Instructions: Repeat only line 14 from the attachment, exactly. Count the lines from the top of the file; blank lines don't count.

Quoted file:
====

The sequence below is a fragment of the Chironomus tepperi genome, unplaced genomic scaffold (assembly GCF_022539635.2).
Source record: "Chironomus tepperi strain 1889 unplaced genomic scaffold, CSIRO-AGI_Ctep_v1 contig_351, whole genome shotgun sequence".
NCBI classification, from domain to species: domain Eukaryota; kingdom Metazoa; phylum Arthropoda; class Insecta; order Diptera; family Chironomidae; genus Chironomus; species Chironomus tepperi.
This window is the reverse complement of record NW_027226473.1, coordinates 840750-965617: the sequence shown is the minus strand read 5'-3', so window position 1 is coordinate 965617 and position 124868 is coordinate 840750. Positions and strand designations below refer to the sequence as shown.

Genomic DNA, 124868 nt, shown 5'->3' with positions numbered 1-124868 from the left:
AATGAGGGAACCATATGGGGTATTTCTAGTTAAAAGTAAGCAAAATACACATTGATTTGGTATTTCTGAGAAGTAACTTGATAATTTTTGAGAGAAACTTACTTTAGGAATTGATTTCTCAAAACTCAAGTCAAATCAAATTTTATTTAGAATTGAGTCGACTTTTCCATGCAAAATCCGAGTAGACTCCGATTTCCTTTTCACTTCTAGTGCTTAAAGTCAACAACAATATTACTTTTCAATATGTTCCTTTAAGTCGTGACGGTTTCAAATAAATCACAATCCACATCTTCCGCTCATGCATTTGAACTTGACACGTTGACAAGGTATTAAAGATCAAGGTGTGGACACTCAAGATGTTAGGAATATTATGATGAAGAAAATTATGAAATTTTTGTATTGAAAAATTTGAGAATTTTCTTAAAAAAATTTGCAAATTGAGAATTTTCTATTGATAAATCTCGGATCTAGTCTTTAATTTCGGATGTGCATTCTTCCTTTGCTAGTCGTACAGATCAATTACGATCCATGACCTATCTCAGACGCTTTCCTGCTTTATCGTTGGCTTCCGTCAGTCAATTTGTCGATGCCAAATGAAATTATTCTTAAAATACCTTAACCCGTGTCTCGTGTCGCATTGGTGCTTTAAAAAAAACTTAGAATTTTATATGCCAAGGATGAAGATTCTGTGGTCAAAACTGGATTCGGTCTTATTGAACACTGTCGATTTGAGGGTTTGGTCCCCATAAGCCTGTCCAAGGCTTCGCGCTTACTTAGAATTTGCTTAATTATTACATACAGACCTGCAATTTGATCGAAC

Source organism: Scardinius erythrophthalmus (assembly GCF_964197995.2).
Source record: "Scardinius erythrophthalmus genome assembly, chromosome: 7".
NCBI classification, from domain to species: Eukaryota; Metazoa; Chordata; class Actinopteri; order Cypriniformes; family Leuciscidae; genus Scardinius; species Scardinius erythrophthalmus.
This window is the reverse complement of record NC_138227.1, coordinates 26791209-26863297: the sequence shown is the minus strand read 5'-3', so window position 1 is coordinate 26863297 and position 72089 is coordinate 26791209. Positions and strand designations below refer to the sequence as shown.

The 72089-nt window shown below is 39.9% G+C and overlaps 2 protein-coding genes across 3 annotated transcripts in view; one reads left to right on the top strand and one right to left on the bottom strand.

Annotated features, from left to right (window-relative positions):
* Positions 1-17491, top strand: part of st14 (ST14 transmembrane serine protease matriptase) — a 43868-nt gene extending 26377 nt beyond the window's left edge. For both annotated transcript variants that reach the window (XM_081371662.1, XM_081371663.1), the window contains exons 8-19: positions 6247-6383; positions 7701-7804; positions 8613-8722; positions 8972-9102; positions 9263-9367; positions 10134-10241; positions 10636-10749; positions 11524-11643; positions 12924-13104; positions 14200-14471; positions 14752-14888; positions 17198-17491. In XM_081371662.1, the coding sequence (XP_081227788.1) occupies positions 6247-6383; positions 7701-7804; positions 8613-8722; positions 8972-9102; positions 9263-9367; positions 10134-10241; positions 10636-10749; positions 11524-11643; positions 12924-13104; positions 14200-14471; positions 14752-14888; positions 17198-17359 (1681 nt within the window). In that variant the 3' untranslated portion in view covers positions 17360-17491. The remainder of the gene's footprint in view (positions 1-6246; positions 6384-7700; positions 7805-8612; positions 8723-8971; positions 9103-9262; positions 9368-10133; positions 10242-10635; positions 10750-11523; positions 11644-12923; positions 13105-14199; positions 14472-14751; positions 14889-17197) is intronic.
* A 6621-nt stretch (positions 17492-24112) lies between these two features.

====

* A 6621-nt stretch (positions 17492-24112) lies between these two features.